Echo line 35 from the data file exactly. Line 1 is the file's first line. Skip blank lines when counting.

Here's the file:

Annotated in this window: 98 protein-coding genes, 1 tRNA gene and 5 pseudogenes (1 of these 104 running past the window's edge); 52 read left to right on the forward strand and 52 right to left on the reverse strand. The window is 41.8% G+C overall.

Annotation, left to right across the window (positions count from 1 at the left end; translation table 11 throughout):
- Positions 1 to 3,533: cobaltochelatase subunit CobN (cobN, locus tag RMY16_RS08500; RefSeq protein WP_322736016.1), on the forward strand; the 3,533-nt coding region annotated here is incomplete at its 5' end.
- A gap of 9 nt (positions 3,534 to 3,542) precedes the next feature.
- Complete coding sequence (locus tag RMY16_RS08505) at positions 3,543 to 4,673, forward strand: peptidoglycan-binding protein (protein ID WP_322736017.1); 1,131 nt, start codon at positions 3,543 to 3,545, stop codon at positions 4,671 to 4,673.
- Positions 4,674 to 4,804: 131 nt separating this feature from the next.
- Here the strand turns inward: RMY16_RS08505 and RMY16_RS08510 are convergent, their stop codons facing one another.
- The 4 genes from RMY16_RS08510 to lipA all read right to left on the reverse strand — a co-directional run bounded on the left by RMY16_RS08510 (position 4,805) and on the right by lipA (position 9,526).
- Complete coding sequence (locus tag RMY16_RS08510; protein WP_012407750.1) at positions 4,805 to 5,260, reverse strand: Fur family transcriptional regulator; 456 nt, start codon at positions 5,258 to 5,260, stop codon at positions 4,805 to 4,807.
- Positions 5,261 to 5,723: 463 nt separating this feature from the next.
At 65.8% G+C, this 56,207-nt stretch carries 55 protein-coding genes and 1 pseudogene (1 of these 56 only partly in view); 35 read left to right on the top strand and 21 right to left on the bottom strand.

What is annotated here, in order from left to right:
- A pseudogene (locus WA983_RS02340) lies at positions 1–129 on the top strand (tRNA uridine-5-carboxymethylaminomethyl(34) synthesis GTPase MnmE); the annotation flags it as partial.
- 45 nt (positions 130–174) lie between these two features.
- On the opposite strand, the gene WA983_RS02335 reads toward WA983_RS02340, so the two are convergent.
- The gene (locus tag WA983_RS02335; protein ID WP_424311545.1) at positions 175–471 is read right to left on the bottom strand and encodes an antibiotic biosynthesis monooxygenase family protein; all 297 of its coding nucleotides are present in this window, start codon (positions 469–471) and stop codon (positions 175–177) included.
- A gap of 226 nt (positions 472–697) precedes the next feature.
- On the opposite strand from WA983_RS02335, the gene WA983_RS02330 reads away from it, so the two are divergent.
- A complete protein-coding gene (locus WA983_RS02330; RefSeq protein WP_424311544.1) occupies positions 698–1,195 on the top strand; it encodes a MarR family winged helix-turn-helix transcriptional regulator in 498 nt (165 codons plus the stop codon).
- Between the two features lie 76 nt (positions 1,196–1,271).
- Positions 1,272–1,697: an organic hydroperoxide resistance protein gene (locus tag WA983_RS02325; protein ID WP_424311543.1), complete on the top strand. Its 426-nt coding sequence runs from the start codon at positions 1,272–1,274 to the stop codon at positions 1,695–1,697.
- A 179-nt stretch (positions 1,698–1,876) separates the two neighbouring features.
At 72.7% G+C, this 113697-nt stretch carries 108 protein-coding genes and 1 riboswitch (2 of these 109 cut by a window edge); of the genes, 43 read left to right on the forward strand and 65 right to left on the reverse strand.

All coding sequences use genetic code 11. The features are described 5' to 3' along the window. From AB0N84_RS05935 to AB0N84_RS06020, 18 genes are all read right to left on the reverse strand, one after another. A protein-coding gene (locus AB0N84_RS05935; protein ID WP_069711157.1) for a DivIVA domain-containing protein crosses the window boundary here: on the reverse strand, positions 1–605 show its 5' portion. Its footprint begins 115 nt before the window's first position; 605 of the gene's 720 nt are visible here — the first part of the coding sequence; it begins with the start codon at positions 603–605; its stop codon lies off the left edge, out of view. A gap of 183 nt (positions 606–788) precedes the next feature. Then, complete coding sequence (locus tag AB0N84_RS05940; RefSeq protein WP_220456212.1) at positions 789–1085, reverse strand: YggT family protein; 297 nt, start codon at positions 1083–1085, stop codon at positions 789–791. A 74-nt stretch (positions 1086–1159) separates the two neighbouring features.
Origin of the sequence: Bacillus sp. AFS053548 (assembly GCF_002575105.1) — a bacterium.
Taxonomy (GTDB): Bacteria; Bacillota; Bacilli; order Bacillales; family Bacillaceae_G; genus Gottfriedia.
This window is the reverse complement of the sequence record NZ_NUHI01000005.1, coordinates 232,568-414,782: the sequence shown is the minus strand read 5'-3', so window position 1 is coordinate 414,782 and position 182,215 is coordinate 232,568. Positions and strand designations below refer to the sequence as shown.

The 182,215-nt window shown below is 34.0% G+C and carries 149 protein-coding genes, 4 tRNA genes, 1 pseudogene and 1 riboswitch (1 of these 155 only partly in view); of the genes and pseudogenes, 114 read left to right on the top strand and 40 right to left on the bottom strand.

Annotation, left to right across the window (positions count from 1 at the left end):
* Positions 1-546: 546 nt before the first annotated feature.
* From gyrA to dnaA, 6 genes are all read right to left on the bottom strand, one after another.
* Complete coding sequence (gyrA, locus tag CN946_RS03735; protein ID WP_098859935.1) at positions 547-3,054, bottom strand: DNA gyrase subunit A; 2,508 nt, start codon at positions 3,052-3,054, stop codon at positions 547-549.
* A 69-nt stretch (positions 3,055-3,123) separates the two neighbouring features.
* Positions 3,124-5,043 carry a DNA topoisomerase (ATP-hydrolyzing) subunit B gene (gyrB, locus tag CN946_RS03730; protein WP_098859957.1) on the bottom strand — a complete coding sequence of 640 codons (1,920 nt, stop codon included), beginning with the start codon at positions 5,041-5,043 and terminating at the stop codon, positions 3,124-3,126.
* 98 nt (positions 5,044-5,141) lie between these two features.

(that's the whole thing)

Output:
* 98 nt (positions 5,044-5,141) lie between these two features.